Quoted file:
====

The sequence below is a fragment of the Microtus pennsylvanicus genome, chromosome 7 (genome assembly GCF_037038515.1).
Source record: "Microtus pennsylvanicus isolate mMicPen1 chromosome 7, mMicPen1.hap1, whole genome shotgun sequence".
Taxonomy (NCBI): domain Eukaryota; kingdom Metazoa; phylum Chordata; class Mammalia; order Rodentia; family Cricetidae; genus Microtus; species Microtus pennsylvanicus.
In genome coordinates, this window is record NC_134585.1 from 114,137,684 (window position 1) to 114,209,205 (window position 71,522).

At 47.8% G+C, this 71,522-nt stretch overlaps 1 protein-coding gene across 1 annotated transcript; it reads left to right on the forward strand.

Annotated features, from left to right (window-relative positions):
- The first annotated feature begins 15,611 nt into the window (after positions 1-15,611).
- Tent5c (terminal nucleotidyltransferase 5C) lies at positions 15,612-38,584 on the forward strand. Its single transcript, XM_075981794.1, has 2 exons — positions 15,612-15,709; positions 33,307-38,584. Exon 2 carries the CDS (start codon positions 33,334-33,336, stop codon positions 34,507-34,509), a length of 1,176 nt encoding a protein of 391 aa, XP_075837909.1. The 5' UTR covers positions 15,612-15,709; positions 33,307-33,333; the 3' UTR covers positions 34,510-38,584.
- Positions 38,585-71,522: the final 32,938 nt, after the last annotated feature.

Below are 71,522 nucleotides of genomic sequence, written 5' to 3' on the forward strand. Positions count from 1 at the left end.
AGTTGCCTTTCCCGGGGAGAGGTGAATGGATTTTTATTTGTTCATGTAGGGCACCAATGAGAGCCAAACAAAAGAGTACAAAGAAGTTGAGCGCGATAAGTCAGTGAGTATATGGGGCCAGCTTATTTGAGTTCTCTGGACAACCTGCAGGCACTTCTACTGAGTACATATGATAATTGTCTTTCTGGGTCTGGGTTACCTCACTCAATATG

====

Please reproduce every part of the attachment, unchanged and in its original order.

The sequence below is a fragment of the Microtus pennsylvanicus genome, chromosome 7 (genome assembly GCF_037038515.1).
Source record: "Microtus pennsylvanicus isolate mMicPen1 chromosome 7, mMicPen1.hap1, whole genome shotgun sequence".
Taxonomy (NCBI): domain Eukaryota; kingdom Metazoa; phylum Chordata; class Mammalia; order Rodentia; family Cricetidae; genus Microtus; species Microtus pennsylvanicus.
In genome coordinates, this window is record NC_134585.1 from 114,137,684 (window position 1) to 114,209,205 (window position 71,522).

At 47.8% G+C, this 71,522-nt stretch overlaps 1 protein-coding gene across 1 annotated transcript; it reads left to right on the forward strand.

Annotated features, from left to right (window-relative positions):
- The first annotated feature begins 15,611 nt into the window (after positions 1-15,611).
- Tent5c (terminal nucleotidyltransferase 5C) lies at positions 15,612-38,584 on the forward strand. Its single transcript, XM_075981794.1, has 2 exons — positions 15,612-15,709; positions 33,307-38,584. Exon 2 carries the CDS (start codon positions 33,334-33,336, stop codon positions 34,507-34,509), a length of 1,176 nt encoding a protein of 391 aa, XP_075837909.1. The 5' UTR covers positions 15,612-15,709; positions 33,307-33,333; the 3' UTR covers positions 34,510-38,584.
- Positions 38,585-71,522: the final 32,938 nt, after the last annotated feature.

Below are 71,522 nucleotides of genomic sequence, written 5' to 3' on the forward strand. Positions count from 1 at the left end.
AGTTGCCTTTCCCGGGGAGAGGTGAATGGATTTTTATTTGTTCATGTAGGGCACCAATGAGAGCCAAACAAAAGAGTACAAAGAAGTTGAGCGCGATAAGTCAGTGAGTATATGGGGCCAGCTTATTTGAGTTCTCTGGACAACCTGCAGGCACTTCTACTGAGTACATATGATAATTGTCTTTCTGGGTCTGGGTTACCTCACTCAATATG